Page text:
New Delhi: Art Home presents a solo exhibition of sculptures in stainless steel and wood by Vadodara-based veteran artist Jeram Patel from February 6, 2009 to February 15, 2009 at Shridharani Gallery, Triveni Kala Sangam, 205, Tansen Marg, New Delhi.

Art Exhibition previously on in India.
From Friday 06 February 2009 to Sunday 15 February 2009
Launch Friday 06 February 2009, 11 a.m. to 7 p.m. (IST)

Untitled (Big work series) image

Published by anonymous on Friday 30 January 2009.
Contact the publisher.

Says Asit Shah, curator and Director, Art Home: “Jeram Patel is one of the artists who had turned around the Indian art scene by formulating a new visual identity and method of abstraction in the late 1950’s and 60’s. One can still see the trademark lyrical quality evident in his works. His forms are entwined into each other in such a way that they look like folded limbs and have a unique composition value.”

It’s not easy to change one’s oeuvre at the age of 78 but Jeram Patel has gone ahead and done just that! While most artists of his age would rather rest on past laurels, here is the war-horse, all ready for battle, even after last year’s angioplasty! For this new exhibition of 22 large works (2×2 feet) and 10 smaller works (1×1 foot), he has over the last one year painstakingly created a series of sculptural works that hark back to his younger days of vigorous and violent blow-torch experiments. Moreover, this is the first time that he has used stainless steel with wood to create what he calls “mirrors of life”. Says Jeram Patel, “I had experimented with the blowtorch in the 1960s, and then completely gave it up because I wanted to concentrate on paper works. I am revisiting that phase because my friends persuaded me. Besides, I wanted to see if I still had it in me.”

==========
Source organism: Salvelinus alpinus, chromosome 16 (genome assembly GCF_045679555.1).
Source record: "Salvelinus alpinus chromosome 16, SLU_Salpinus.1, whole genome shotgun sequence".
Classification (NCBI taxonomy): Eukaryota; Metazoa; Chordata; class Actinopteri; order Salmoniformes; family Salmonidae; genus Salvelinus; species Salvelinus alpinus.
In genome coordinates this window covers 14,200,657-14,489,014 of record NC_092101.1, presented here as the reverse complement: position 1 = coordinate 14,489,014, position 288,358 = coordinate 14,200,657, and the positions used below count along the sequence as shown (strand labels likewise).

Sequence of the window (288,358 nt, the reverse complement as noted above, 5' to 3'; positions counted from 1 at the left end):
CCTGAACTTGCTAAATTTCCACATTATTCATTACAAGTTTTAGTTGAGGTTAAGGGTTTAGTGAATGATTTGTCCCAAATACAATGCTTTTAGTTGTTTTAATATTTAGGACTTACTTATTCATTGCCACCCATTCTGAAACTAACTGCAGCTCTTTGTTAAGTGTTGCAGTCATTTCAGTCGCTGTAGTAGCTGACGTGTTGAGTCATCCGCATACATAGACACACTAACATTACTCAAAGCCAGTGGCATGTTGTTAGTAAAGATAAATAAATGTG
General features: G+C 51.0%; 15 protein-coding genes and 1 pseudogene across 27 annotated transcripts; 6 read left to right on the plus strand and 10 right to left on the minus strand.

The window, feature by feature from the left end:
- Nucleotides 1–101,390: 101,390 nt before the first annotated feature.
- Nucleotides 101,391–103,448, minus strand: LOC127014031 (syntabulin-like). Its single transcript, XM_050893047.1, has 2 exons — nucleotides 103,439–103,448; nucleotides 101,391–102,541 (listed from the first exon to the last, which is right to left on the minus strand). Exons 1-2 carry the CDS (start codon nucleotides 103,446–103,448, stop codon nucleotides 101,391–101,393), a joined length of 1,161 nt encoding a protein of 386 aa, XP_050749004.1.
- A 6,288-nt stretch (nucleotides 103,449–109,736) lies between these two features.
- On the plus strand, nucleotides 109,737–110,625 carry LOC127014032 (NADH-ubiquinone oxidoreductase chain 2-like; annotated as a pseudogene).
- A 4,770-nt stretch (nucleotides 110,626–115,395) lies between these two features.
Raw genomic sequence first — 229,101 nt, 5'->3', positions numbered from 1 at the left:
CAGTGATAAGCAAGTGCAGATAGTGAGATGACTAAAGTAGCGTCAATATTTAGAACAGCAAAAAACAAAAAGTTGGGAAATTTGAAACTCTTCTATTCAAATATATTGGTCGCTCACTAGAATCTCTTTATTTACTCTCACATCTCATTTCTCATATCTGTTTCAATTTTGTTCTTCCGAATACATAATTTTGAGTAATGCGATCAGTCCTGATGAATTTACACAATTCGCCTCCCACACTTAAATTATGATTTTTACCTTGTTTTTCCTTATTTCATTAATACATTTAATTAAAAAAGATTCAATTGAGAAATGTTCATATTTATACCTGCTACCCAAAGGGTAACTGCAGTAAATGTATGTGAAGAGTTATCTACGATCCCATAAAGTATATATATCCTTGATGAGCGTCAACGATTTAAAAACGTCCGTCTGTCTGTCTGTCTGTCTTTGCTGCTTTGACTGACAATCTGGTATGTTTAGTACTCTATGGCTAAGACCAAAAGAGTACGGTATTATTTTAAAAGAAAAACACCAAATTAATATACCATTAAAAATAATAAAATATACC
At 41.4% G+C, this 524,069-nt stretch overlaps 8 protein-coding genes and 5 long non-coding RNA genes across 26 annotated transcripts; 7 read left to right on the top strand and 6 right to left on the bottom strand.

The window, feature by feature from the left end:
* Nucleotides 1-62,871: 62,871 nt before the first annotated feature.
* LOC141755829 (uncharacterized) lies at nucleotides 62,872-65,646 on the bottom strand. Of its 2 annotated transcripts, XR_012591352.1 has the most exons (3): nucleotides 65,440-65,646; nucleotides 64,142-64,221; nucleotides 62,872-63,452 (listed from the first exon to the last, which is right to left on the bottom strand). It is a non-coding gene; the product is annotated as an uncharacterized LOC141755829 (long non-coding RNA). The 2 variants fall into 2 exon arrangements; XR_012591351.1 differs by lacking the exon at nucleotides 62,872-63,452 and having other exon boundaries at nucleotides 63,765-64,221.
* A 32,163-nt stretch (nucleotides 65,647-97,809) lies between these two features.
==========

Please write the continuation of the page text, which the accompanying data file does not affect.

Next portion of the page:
Steel was not the first choice though. Jeram Patel started with bronze, which gave way to aluminum and finally chose steel for its “tenacity and smoothness”. His innovative approach in handling wood as a material with technological interventions such as blow torch and enamel has enabled him to create significant works at Asit Shah’s Baroda-based industrial unit.

Finding material was easy, what with mechanical engineer turned art collector Asit Shah’s resourceful help, but the process wasn’t. Jeram Patel first made a number of detailed sketches for each work, finalizing the kind of effect and form that he wanted. Asit Shah’s carpenters meanwhile prepared the layered plywood ‘boxes’ chiseling them as per the artist’s specifications. Jeram Patel then transferred his sketches on the box surface with the help of chalk-sticks. By fitting the plywood sheets on top of one another, he has burnt some part of the ‘amalgamated’ wood, and literally nailed it here and there, adding some colours and fevicol also in some areas. The burnt out parts looks engraved and the un-burnt surfaces of the wood creates an enchanting, contrasting environ on the pictorial space. The burnt out areas in these works are marked with lines as well.